Thursday, May 31, 2007
Ever since I've been back here at Throssel my brown hat has been lost and found many times. Other people have walked off with it, I've walked off with similar looking hats only to find it belongs to somebody else. If a hat goes missing I seem to be first on the list to check with. Did you take my hat by mistake Rev. Mugo? I've got a bit of a reputation for walking off in other peoples coats too, they all look much the same in the gloom of the evening cloister after meditation.
Sometimes I've wondered if the hat I have now is really 'mine', but that has all changed. On Tuesday, while fending off a cold, I occupied myself sewing in name labels. My brown hat was top of the list. All those items I least want to loose track of, socks for example, are now labeled as well. Now I can reast easy knowing my hat will return to me, eventually. Why, only this very morning it went walk-about and returned in under eight hours. It's a record!
So, when my hat went missing I broke out into silent song:
I've not-got that sinkin' feelin', now you've gone, gone, gone! But looking up the song I thought I was alluding to I find the lyrics are not even close. Ah well...
I'm reminded of a birthday card my dad once sent me of Wallace, of Wallace and Gromit, in the wrong trousers. Wallace had such a look of dismay on his face and I guess my dad empathized. Perhaps he'd put on the wrong trousers at some point in his life.
Tuesday, May 29, 2007
The local bee keepers destroy Hornets nests. In the film a Buddhist monk, who harvests honey each year by attracting wild honey bees to his hives, does not do this. Interestingly enough the wild bees were better adapted to protecting their hives than the European ones. They simply smother the scouting Hornet by swarming all over it and flap their wings to raise the temperature. Hornets can't take the extra heat and are thus effectively cooked to death.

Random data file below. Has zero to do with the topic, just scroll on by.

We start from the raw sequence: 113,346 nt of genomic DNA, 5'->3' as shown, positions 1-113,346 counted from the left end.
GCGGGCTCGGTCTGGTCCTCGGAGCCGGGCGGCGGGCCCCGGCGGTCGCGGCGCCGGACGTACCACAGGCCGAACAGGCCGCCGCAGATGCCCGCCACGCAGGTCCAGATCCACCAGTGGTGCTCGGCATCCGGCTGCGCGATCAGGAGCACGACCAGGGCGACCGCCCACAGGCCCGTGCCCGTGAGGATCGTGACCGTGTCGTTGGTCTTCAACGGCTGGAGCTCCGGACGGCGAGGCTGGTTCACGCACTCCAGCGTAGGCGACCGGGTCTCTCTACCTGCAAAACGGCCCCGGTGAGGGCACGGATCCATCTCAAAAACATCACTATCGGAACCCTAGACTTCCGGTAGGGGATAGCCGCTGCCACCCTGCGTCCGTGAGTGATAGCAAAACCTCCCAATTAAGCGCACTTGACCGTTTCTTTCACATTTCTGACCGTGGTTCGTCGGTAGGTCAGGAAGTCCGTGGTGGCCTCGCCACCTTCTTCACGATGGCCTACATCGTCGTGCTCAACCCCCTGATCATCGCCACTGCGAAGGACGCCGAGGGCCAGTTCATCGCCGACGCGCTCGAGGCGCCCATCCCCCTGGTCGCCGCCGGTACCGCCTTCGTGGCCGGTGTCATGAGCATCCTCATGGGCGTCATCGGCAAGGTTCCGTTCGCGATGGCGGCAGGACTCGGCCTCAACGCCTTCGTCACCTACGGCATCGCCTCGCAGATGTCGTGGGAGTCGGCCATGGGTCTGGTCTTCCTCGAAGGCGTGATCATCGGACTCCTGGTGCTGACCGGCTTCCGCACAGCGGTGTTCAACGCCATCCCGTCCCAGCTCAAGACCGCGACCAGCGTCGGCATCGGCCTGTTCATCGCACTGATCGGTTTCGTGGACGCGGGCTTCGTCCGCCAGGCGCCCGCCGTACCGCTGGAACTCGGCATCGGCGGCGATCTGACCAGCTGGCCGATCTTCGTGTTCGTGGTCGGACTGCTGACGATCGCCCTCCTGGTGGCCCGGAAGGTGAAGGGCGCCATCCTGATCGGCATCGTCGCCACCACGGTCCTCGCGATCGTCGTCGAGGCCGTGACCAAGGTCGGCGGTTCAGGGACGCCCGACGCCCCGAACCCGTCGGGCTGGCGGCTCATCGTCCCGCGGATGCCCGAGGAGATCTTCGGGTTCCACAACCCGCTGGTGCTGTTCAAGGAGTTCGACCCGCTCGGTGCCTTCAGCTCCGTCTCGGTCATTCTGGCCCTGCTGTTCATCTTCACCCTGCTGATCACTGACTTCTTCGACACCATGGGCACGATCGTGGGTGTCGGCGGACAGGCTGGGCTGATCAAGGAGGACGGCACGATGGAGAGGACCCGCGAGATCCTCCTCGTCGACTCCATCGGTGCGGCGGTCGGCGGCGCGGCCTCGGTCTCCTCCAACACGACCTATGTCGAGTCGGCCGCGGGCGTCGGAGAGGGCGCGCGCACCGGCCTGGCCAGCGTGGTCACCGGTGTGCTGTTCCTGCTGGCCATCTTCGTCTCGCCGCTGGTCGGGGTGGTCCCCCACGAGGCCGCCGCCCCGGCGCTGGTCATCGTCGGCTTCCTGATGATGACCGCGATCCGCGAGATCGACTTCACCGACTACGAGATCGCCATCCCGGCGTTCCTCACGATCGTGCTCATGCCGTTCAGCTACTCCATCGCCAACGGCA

One of the monks remarked how interesting it was to watch ones mind while watching the hornets wrecking havoc killing the honey bees and the general death and destruction depicted in the film. With my renewed audio awareness what I was noticing were the sounds. You could hear the munching and crunching and buzzing. I was wondering how on earth the film crew managed to catch the sounds, or were they sound effects...
I'm not sure why in particular these hornets, and the film, grabbed my attention. I do however now remember that the monk in the film had been attacked by a swarm of the Giant Hornets as a child and survived. Now each year he seems to seek out the all important Queen who, early in the season, feeds on tree sap and is easy to spot. He could have been afraid of them, he could at least keep his distance but actually he appears to loves them as he loves the wild honey bees too.
Interesting the choices we can make in life, and how choices in the natural world are few.
Monday, May 28, 2007
The German documentarist Philip Groening waited patiently for 13 years before the Carthusian monastery of the Grande Chartreuse in the French Alps near Grenoble invited him to make a film about their lives, laying down the conditions that there should be no artificial light, no music (other than their own Gregorian chants), no interviews, no commentary and no accompanying crew. The result is the 164-minute Into Great Silence, a meditation on lives given over to poverty, prayer and solitude. It's an experience from within a repetitive, spiritual existence, rather than an explanatory, exploratory documentary. Groening lived in a cell of his own for a total of four months, covering all seasons, communicating with the monks through letters, shooting 120 hours of material, and in an almost God-like way working as director, producer, scriptwriter, cinematographer, sound recordist and film editor. Read more...
With heightened awareness in the audio department I went for a walk after the film finished and heard such squawking from the bushes. A nest of tiny orphaned birds, most likely destined to die very fast. We think the mother has been eaten...probably Smudge our cloister cat. Spare a thought.
Sunday, May 27, 2007